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Girls are kicking goals on the North Shore

Think Local

To understand AFL on the North Shore, you just have to look at the background story of North Shore local Erin McKinnon and the Mosman Swans. Up until 2012, the Swans only ever had male teams, but that all changed when Erin was watching her brothers play. She turned to her mum Michelle and said "I wish girls could play too!”

There was a Sydney youth competition Just taking off, so Ms McKinnon took on the role as girls coordinator. In 2012, the club formed an under 15s girls’ team - the first of its kind on the North Shore. The team has now stuck together for four years and are now looking to take out the Sydney Harbour region’s under 18s premiership.

On top of this, Erin and her teammate Blaise Miller Hill have participated in the AFL Youth Girls National Championships as representatives of the under 18s NSW/ACT squad for the third and second times respectively.

"We started off with two or three girls back in 2012 and now we have about 40 registered,” beams Ms McKinnon.

"This is mostly through word of mouth because once they’ve tried it, they love it and they tell their friends.”

This surge in participation provided enough impetus for the club to try for a second girls’ team and last year they took that step, fielding an under 14s side. As an added bonus for future recruitment, this new side also went on to win the whole competition in their inaugural year.

But they couldn’t have done that all on their own. Enter the Willoughby Wildcats - another strong, male-oriented football club in the heart of the North Shore.

Like the Swans, it was the females at the club (whether that be the sisters or girlfriends of the male players) that wanted to start playing.

The demand was strong enough to compel Sue Larkey to take on the director of girls’ football role.

The club then followed Mosman's lead by promoting the girls’ game with training sessions on Sunday mornings out at Gore Hill Oval. They are still yet to enter their own team in the youth competition, but many of the girls have started to play competitively by linking up with the Swans. Ms Larkey, who has two daughters playing, says the two clubs supporting each other is good for the game on the North Shore.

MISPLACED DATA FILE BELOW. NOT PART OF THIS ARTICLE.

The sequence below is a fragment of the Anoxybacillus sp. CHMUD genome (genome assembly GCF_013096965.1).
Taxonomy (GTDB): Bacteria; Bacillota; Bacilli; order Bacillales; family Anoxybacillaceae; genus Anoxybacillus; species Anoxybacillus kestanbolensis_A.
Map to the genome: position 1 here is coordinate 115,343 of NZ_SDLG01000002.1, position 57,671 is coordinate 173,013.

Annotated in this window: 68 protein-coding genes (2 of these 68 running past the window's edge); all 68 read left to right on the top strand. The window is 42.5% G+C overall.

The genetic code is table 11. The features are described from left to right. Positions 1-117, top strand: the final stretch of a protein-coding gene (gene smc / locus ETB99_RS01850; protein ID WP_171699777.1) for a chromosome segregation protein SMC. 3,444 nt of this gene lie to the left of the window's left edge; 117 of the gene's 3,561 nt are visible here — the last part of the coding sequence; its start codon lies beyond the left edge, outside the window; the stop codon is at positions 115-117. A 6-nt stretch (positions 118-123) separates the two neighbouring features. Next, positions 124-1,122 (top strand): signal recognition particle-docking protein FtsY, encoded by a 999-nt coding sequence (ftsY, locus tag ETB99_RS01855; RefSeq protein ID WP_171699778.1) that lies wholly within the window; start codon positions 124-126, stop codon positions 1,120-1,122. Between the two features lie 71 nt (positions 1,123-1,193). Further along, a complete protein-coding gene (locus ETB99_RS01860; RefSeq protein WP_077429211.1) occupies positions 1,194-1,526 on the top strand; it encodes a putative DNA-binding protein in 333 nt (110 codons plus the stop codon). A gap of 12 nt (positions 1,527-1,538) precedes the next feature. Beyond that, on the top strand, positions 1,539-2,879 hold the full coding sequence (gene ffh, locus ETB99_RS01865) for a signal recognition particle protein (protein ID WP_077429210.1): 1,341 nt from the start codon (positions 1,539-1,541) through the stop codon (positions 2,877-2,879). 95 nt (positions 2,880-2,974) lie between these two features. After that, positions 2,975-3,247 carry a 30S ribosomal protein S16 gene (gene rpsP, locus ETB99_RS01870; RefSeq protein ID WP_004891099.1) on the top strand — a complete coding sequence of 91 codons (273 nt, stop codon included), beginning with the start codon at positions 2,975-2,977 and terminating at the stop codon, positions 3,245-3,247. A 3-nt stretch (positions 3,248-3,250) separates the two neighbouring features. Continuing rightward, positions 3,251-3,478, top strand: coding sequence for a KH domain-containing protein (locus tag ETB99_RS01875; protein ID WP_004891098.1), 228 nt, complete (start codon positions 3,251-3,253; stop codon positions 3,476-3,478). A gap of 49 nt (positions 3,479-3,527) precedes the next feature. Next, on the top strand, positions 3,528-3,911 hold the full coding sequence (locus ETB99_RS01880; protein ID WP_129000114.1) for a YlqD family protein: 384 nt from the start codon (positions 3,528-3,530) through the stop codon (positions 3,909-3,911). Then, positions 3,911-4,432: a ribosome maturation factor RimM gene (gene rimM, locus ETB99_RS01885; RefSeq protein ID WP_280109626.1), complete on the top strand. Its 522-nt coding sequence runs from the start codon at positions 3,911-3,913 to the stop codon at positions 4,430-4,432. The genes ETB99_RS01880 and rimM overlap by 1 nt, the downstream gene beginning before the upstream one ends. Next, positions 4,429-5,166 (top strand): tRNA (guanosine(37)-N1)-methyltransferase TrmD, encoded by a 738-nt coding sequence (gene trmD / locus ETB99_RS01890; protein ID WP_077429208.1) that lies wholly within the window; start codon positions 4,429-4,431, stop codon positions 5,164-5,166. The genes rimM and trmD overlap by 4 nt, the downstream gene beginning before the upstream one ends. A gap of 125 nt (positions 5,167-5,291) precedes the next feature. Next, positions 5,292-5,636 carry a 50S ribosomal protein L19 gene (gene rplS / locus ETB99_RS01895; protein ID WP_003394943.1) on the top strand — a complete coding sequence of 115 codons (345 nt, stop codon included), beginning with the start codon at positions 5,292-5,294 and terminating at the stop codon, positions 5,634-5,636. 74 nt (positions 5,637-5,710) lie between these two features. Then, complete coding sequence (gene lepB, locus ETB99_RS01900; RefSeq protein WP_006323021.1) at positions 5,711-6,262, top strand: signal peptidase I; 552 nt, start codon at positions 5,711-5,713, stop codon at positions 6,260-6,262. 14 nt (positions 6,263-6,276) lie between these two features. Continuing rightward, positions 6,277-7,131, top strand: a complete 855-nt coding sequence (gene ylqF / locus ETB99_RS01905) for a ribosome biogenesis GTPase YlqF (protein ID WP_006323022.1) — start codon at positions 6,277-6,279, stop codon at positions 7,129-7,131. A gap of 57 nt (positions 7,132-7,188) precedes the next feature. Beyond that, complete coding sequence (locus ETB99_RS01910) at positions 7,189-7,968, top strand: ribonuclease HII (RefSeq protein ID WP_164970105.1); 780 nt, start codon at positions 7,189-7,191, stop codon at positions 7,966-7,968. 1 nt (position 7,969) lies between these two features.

Ideally, she'd like to see her club enter their own girls' teams in competition, but she says it's the best option in the short term as they concentrate on building participation."At this stage, we're just focused on creating a pathway, so all these girls who get into the sport through Auskick then stay,"

She tells North Shore Living.

"But ultimately, we'd like to see every [North Shore] club have their own girls’ teams, because at the moment, with teams in Auburn and Blacktown, we have to do a lot of travelling to get to games.”

Ms Larkey does see that happening in the near future, and this optimism comes from the support clubs like hers are receiving from the AFL NSW/ACT.

"They really have been incredible - they are bending over backwards to get the girls’ game going,” she enthuses.

“We have Sydney Swans players come down to training - Gary Rohan ran the girls through some drills - and probably their biggest highlight so far was when they got to play another team at the half time of an AFL match."

The AFL NSW/ACT, based at the Moore Park sporting precinct, is excited to be providing youth competition to girls across the North Shore.

"To have a pathway for all female participants to get involved in AFL is fantastic for the lower North Shore,” states Libby Sadler, the AFL NSW/ACT State female program manager.

"Girls as young as five are now involved in local AFL Auskick programs that take place on Sunday mornings everywhere north of the bridge. For the girls who then want to play competitive football, there's now an option to do that at an under 14s, under 18s and open age level.

"With Pittwater, Mosman and Willoughby all having teams in a youth girls‘ competition, we are starting to see real growth and the girls simply love the opportunity to play a game, which until recently, hasn't been an option for them.”

  As well as the aforementioned clubs, Ms Sadler also highlighted the involvement of Queenwood School for Girls. 

"Across the country, the growth of youth girls' football is outstanding. In 2014, there were 196,000 female participants. Which means it is the fastest growing group for AFL participation across Australia.” she reveals.

"Queenwood have become an extremely supportive AF L school also playing in the youth girls’ competition,” she explains.

The next step for clubs on the North Shore is to develop senior teams. The Manly-Warringah Giants did just that on the Northern Beaches at the beginning of last year and are now entering their second season in division two.

The Mosman Swans are in a good position to press on.  "Our original team is now approaching that open level. For many of them, this is their last year in under 188 so we’ll be looking into that," says Ms McKinnon.

"Obviously we want a clear pathway from under 14s to open just like the men have."

There's no doubt female Aussie rules on the North Shore is on the rise, and with the AFL and local clubs promoting the game, it’s only going to gain more and more momentum.



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